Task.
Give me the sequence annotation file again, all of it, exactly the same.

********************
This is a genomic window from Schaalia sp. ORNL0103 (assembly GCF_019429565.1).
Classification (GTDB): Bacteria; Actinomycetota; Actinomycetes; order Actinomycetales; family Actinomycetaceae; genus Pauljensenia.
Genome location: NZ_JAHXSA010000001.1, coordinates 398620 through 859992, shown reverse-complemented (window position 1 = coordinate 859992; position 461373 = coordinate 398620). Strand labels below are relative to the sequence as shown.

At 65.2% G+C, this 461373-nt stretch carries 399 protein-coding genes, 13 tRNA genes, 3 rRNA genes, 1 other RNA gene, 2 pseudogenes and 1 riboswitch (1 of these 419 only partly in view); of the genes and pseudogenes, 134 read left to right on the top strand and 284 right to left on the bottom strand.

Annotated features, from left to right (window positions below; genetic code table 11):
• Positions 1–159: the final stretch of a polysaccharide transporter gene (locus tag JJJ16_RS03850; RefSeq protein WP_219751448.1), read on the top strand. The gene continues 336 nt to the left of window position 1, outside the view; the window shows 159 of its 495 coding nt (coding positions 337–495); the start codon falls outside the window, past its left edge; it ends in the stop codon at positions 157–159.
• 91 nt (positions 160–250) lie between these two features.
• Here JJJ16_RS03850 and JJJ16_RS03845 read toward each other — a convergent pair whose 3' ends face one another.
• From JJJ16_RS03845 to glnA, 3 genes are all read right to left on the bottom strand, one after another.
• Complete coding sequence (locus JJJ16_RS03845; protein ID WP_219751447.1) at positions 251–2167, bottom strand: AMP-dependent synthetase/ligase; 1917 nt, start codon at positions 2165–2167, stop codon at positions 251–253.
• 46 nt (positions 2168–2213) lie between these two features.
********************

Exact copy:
This is a genomic window from Schaalia sp. ORNL0103 (assembly GCF_019429565.1).
Classification (GTDB): Bacteria; Actinomycetota; Actinomycetes; order Actinomycetales; family Actinomycetaceae; genus Pauljensenia.
Genome location: NZ_JAHXSA010000001.1, coordinates 398620 through 859992, shown reverse-complemented (window position 1 = coordinate 859992; position 461373 = coordinate 398620). Strand labels below are relative to the sequence as shown.

At 65.2% G+C, this 461373-nt stretch carries 399 protein-coding genes, 13 tRNA genes, 3 rRNA genes, 1 other RNA gene, 2 pseudogenes and 1 riboswitch (1 of these 419 only partly in view); of the genes and pseudogenes, 134 read left to right on the top strand and 284 right to left on the bottom strand.

Annotated features, from left to right (window positions below; genetic code table 11):
• Positions 1–159: the final stretch of a polysaccharide transporter gene (locus tag JJJ16_RS03850; RefSeq protein WP_219751448.1), read on the top strand. The gene continues 336 nt to the left of window position 1, outside the view; the window shows 159 of its 495 coding nt (coding positions 337–495); the start codon falls outside the window, past its left edge; it ends in the stop codon at positions 157–159.
• 91 nt (positions 160–250) lie between these two features.
• Here JJJ16_RS03850 and JJJ16_RS03845 read toward each other — a convergent pair whose 3' ends face one another.
• From JJJ16_RS03845 to glnA, 3 genes are all read right to left on the bottom strand, one after another.
• Complete coding sequence (locus JJJ16_RS03845; protein ID WP_219751447.1) at positions 251–2167, bottom strand: AMP-dependent synthetase/ligase; 1917 nt, start codon at positions 2165–2167, stop codon at positions 251–253.
• 46 nt (positions 2168–2213) lie between these two features.